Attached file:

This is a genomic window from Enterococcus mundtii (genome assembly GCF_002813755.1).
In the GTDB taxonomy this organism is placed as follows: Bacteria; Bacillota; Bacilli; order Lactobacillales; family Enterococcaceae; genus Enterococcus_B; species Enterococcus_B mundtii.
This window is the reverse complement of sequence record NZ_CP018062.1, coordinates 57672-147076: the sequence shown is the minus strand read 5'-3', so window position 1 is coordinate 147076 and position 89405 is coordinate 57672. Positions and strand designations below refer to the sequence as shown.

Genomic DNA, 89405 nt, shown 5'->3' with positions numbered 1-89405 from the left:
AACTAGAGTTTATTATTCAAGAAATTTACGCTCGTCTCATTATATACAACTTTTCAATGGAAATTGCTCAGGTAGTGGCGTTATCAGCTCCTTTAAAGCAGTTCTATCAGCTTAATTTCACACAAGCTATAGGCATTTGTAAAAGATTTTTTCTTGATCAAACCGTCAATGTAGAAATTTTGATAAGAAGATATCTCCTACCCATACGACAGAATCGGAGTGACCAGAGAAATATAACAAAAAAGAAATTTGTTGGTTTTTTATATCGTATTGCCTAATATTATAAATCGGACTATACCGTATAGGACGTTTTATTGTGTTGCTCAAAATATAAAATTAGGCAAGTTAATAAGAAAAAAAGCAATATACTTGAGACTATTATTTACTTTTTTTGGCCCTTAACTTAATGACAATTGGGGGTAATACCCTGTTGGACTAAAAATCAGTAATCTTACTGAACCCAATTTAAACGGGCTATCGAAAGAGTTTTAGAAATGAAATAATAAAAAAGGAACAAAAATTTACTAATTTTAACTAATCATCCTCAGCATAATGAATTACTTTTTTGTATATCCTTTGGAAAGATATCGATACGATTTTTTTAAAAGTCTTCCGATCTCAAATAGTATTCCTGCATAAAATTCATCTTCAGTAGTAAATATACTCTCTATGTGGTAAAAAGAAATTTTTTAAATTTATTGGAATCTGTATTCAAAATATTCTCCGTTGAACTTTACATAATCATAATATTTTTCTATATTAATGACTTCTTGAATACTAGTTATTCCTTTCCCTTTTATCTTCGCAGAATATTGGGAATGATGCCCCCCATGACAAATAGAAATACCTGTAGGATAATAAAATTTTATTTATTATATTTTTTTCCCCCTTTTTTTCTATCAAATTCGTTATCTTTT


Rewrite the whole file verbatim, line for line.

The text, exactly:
This is a genomic window from Enterococcus mundtii (genome assembly GCF_002813755.1).
In the GTDB taxonomy this organism is placed as follows: Bacteria; Bacillota; Bacilli; order Lactobacillales; family Enterococcaceae; genus Enterococcus_B; species Enterococcus_B mundtii.
This window is the reverse complement of sequence record NZ_CP018062.1, coordinates 57672-147076: the sequence shown is the minus strand read 5'-3', so window position 1 is coordinate 147076 and position 89405 is coordinate 57672. Positions and strand designations below refer to the sequence as shown.

Genomic DNA, 89405 nt, shown 5'->3' with positions numbered 1-89405 from the left:
AACTAGAGTTTATTATTCAAGAAATTTACGCTCGTCTCATTATATACAACTTTTCAATGGAAATTGCTCAGGTAGTGGCGTTATCAGCTCCTTTAAAGCAGTTCTATCAGCTTAATTTCACACAAGCTATAGGCATTTGTAAAAGATTTTTTCTTGATCAAACCGTCAATGTAGAAATTTTGATAAGAAGATATCTCCTACCCATACGACAGAATCGGAGTGACCAGAGAAATATAACAAAAAAGAAATTTGTTGGTTTTTTATATCGTATTGCCTAATATTATAAATCGGACTATACCGTATAGGACGTTTTATTGTGTTGCTCAAAATATAAAATTAGGCAAGTTAATAAGAAAAAAAGCAATATACTTGAGACTATTATTTACTTTTTTTGGCCCTTAACTTAATGACAATTGGGGGTAATACCCTGTTGGACTAAAAATCAGTAATCTTACTGAACCCAATTTAAACGGGCTATCGAAAGAGTTTTAGAAATGAAATAATAAAAAAGGAACAAAAATTTACTAATTTTAACTAATCATCCTCAGCATAATGAATTACTTTTTTGTATATCCTTTGGAAAGATATCGATACGATTTTTTTAAAAGTCTTCCGATCTCAAATAGTATTCCTGCATAAAATTCATCTTCAGTAGTAAATATACTCTCTATGTGGTAAAAAGAAATTTTTTAAATTTATTGGAATCTGTATTCAAAATATTCTCCGTTGAACTTTACATAATCATAATATTTTTCTATATTAATGACTTCTTGAATACTAGTTATTCCTTTCCCTTTTATCTTCGCAGAATATTGGGAATGATGCCCCCCATGACAAATAGAAATACCTGTAGGATAATAAAATTTTATTTATTATATTTTTTTCCCCCTTTTTTTCTATCAAATTCGTTATCTTTT